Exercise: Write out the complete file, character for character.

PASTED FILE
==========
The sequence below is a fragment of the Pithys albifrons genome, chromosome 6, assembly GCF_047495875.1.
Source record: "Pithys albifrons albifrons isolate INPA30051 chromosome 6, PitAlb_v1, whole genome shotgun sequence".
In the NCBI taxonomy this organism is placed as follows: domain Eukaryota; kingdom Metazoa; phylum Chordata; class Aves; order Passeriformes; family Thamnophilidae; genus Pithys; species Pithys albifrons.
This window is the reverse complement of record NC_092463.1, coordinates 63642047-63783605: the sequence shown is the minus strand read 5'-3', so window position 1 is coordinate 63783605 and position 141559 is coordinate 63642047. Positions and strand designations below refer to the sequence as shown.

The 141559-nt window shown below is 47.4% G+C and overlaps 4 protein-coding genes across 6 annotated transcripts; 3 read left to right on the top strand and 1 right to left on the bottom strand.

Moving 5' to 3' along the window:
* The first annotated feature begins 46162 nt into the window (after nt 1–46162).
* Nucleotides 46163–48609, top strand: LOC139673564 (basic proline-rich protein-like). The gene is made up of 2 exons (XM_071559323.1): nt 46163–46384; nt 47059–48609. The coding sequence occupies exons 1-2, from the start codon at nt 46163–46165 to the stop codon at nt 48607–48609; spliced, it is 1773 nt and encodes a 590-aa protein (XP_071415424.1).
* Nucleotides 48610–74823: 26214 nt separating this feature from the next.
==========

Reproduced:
The sequence below is a fragment of the Pithys albifrons genome, chromosome 6, assembly GCF_047495875.1.
Source record: "Pithys albifrons albifrons isolate INPA30051 chromosome 6, PitAlb_v1, whole genome shotgun sequence".
In the NCBI taxonomy this organism is placed as follows: domain Eukaryota; kingdom Metazoa; phylum Chordata; class Aves; order Passeriformes; family Thamnophilidae; genus Pithys; species Pithys albifrons.
This window is the reverse complement of record NC_092463.1, coordinates 63642047-63783605: the sequence shown is the minus strand read 5'-3', so window position 1 is coordinate 63783605 and position 141559 is coordinate 63642047. Positions and strand designations below refer to the sequence as shown.

The 141559-nt window shown below is 47.4% G+C and overlaps 4 protein-coding genes across 6 annotated transcripts; 3 read left to right on the top strand and 1 right to left on the bottom strand.

Moving 5' to 3' along the window:
* The first annotated feature begins 46162 nt into the window (after nt 1–46162).
* Nucleotides 46163–48609, top strand: LOC139673564 (basic proline-rich protein-like). The gene is made up of 2 exons (XM_071559323.1): nt 46163–46384; nt 47059–48609. The coding sequence occupies exons 1-2, from the start codon at nt 46163–46165 to the stop codon at nt 48607–48609; spliced, it is 1773 nt and encodes a 590-aa protein (XP_071415424.1).
* Nucleotides 48610–74823: 26214 nt separating this feature from the next.